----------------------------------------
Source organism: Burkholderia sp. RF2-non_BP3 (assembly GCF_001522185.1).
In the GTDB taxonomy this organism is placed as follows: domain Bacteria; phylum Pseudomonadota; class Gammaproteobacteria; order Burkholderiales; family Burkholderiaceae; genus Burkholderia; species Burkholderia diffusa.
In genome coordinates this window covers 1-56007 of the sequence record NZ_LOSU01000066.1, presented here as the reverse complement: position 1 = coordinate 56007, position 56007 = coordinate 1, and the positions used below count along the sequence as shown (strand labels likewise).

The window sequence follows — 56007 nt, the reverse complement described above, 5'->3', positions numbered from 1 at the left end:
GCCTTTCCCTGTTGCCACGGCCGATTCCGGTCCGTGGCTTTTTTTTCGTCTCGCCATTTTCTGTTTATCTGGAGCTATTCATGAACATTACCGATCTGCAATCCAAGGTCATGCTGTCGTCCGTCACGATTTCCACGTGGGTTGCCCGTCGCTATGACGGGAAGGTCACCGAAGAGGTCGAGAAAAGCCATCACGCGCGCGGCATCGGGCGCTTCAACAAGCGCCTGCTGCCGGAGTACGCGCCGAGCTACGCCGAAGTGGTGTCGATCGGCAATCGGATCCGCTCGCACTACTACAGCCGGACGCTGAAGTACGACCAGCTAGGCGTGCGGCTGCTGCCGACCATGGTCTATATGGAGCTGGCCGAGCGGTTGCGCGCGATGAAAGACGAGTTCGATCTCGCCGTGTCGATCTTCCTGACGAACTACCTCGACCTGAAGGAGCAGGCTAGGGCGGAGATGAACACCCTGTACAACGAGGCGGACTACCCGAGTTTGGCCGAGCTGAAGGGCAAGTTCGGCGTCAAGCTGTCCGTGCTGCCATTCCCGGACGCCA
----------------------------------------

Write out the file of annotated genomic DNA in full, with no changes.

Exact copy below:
Source organism: Burkholderia sp. RF2-non_BP3 (assembly GCF_001522185.1).
In the GTDB taxonomy this organism is placed as follows: domain Bacteria; phylum Pseudomonadota; class Gammaproteobacteria; order Burkholderiales; family Burkholderiaceae; genus Burkholderia; species Burkholderia diffusa.
In genome coordinates this window covers 1-56007 of the sequence record NZ_LOSU01000066.1, presented here as the reverse complement: position 1 = coordinate 56007, position 56007 = coordinate 1, and the positions used below count along the sequence as shown (strand labels likewise).

The window sequence follows — 56007 nt, the reverse complement described above, 5'->3', positions numbered from 1 at the left end:
GCCTTTCCCTGTTGCCACGGCCGATTCCGGTCCGTGGCTTTTTTTTCGTCTCGCCATTTTCTGTTTATCTGGAGCTATTCATGAACATTACCGATCTGCAATCCAAGGTCATGCTGTCGTCCGTCACGATTTCCACGTGGGTTGCCCGTCGCTATGACGGGAAGGTCACCGAAGAGGTCGAGAAAAGCCATCACGCGCGCGGCATCGGGCGCTTCAACAAGCGCCTGCTGCCGGAGTACGCGCCGAGCTACGCCGAAGTGGTGTCGATCGGCAATCGGATCCGCTCGCACTACTACAGCCGGACGCTGAAGTACGACCAGCTAGGCGTGCGGCTGCTGCCGACCATGGTCTATATGGAGCTGGCCGAGCGGTTGCGCGCGATGAAAGACGAGTTCGATCTCGCCGTGTCGATCTTCCTGACGAACTACCTCGACCTGAAGGAGCAGGCTAGGGCGGAGATGAACACCCTGTACAACGAGGCGGACTACCCGAGTTTGGCCGAGCTGAAGGGCAAGTTCGGCGTCAAGCTGTCCGTGCTGCCATTCCCGGACGCCA